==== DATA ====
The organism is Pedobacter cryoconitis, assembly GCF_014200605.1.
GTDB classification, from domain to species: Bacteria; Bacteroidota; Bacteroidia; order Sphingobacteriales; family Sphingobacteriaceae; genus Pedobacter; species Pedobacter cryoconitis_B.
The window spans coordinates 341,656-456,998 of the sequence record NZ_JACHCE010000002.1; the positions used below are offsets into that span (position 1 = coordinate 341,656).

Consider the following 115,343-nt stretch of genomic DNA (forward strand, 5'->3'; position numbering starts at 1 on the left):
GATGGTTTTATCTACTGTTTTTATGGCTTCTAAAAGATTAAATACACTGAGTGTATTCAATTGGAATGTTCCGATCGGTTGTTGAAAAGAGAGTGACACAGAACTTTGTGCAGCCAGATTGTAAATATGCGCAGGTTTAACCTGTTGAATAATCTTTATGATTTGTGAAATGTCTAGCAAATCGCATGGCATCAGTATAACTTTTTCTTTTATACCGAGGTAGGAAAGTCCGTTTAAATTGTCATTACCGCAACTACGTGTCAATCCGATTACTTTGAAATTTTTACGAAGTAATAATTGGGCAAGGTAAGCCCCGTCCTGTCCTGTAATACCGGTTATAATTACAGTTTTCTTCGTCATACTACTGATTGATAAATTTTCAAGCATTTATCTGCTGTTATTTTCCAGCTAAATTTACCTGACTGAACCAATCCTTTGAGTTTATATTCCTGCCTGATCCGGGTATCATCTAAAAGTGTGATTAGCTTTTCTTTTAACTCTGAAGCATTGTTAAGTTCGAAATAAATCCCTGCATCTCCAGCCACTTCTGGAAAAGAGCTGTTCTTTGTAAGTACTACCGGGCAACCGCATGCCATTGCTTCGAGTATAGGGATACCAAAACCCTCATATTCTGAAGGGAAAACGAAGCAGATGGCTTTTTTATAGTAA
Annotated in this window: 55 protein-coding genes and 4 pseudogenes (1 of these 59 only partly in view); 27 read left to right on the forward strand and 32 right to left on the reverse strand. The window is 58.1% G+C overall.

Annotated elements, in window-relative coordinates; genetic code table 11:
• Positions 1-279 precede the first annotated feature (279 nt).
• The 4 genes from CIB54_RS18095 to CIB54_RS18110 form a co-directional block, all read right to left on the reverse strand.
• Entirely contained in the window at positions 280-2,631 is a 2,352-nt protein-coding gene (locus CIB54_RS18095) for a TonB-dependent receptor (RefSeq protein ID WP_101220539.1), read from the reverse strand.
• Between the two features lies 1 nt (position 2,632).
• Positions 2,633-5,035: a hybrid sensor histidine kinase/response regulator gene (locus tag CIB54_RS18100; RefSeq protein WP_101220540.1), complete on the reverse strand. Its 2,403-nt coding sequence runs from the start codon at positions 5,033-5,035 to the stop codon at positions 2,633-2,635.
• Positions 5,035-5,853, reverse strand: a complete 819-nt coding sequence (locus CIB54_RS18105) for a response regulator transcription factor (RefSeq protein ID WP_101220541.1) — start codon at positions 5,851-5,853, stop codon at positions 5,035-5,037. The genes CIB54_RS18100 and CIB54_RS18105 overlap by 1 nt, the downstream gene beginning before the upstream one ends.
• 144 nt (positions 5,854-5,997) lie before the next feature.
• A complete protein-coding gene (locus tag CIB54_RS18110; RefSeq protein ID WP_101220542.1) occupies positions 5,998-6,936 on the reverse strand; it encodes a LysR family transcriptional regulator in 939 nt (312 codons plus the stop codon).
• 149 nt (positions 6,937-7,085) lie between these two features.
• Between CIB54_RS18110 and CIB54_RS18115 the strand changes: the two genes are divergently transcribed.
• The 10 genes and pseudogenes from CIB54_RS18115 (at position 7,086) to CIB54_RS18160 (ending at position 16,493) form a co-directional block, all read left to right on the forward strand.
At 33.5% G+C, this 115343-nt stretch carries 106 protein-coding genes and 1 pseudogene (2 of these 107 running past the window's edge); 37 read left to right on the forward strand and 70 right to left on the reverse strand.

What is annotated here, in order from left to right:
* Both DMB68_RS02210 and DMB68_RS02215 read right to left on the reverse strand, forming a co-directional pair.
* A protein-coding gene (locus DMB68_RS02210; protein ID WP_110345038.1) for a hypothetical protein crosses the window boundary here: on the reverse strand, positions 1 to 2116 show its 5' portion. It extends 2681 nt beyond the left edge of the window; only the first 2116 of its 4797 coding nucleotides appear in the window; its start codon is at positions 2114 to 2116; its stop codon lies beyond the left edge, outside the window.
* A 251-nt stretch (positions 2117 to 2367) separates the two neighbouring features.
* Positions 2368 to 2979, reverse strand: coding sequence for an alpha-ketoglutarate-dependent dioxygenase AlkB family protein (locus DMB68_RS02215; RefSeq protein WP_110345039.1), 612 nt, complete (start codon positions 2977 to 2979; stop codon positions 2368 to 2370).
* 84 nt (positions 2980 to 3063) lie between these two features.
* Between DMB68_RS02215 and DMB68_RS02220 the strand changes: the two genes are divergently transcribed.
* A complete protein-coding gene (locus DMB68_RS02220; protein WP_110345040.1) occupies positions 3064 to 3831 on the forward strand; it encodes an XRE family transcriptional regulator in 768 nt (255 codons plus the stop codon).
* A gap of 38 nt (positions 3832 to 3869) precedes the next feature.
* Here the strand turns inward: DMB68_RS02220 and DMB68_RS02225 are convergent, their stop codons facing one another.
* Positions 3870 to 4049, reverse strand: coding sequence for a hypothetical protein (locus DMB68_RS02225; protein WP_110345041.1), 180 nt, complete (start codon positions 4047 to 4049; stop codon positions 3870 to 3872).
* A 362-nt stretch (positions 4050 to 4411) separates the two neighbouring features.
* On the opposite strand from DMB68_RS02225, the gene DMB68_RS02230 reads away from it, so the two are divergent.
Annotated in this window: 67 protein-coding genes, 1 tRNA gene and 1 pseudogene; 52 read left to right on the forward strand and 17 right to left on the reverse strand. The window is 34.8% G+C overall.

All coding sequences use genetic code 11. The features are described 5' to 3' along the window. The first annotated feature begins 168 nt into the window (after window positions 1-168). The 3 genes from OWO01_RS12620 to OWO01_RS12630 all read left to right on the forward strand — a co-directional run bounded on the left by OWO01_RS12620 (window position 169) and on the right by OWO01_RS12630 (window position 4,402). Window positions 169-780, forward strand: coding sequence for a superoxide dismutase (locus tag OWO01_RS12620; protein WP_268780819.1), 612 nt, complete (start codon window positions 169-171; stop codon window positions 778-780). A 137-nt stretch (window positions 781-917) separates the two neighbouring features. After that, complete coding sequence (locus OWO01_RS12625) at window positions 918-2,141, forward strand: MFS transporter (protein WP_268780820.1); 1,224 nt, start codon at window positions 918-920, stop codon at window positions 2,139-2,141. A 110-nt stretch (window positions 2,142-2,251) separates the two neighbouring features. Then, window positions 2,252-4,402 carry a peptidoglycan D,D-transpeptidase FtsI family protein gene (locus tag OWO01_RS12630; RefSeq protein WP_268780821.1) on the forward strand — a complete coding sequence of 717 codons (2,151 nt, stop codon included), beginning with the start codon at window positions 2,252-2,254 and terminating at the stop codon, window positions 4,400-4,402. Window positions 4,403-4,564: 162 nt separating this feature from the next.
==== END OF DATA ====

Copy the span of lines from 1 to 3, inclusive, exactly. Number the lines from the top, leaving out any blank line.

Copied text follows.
The organism is Pedobacter cryoconitis, assembly GCF_014200605.1.
GTDB classification, from domain to species: Bacteria; Bacteroidota; Bacteroidia; order Sphingobacteriales; family Sphingobacteriaceae; genus Pedobacter; species Pedobacter cryoconitis_B.
The window spans coordinates 341,656-456,998 of the sequence record NZ_JACHCE010000002.1; the positions used below are offsets into that span (position 1 = coordinate 341,656).